Catholic lay activist killed in Mindanao mining village

Murder of Domingo Edo linked to local, church opposition to nearby copper and gold mine
Catholic lay activist killed in Mindanao mining village

File photo shows a community meeting in a Tampakan mining tenement in South Cotabato province. (Photo by Bong S. Sarmiento)

August 22, 2017
Unknown attackers have shot dead a lay coordinator of the Catholic Church and wounded an altar boy in the southern Philippines.

Domingo Edo, a worker for Marbel Diocese's Social Action Center, and altar boy Ramil Piang, 18, were attacked on Aug. 20 while on their way to lead a bible service in Bong Mal, a remote village in the mining town of Tampakan, South Cotabato, said the diocese's social action head, Father Ariel Destura.

Edo was killed, while Piang was rushed to hospital where he was later declared in stable condition.

Local church leaders condemned the killing, raising possible links with long-running protests against nearby mines.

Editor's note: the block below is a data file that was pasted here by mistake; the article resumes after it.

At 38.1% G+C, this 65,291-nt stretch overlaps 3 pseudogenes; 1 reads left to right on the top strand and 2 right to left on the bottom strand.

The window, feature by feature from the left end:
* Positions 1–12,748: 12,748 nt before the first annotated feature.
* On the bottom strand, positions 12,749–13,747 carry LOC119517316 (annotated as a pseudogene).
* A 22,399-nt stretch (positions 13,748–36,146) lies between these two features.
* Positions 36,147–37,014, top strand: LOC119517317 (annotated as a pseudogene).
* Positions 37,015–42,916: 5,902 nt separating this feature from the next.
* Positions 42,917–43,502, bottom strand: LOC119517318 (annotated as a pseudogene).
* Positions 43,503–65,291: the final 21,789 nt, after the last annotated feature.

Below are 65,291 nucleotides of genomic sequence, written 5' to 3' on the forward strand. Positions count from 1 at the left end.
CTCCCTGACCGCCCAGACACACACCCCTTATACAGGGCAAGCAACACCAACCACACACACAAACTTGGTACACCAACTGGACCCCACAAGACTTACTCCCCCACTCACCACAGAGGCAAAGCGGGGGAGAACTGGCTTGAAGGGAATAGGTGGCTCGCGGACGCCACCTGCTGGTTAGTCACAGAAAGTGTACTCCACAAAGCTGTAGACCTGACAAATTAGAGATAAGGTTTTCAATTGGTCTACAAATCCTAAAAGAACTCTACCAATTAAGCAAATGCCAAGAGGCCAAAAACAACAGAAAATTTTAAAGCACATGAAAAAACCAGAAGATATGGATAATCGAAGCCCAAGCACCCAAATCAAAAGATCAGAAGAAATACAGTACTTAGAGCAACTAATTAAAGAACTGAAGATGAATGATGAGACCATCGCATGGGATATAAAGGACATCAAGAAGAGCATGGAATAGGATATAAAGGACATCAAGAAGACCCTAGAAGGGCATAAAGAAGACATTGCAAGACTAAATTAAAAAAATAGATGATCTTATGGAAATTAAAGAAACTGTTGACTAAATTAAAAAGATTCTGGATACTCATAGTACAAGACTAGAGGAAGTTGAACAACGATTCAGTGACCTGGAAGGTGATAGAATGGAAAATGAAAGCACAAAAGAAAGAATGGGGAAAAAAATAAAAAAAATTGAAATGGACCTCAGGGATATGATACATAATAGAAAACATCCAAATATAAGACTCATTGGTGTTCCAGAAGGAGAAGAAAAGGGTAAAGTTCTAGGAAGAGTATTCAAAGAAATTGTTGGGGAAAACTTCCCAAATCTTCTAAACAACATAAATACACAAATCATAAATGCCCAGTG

The church and communities have been at odds with the government and a succession of owners of an open pit that sprawls across the borders of three provinces and ancestral lands of indigenous peoples.

Father Destura said Edo, "had been handling the diocese's anti-mining advocacy using dialogue, and was not known to agitate tribal members against the mining company."

Edo was tasked to spread the gospel in mostly indigenous communities straddled by the Tampakan mining project.

"We are saddened by the death of 'Doming' [Edo]. He was well-loved in the mountains and had no known enemies," the priest told

Tampakan has the largest known undeveloped copper and gold reserve in Southeast Asia. Ten indigenous people have been killed in years of struggle against mining devlopments.

An official of Sagittarius Mines, Inc., that is behind the Tampakan copper-gold project, declined to comment pending a police investigation.

Rene Pamplona, advocacy officer of the Convergence of Initiatives for Environmental Justice, also condemned the killing of the church worker.

Pamplona appealed for the tribes in Tampakan not to avenge the death of the victim, as is their customary tradition, to avoid further bloodshed.


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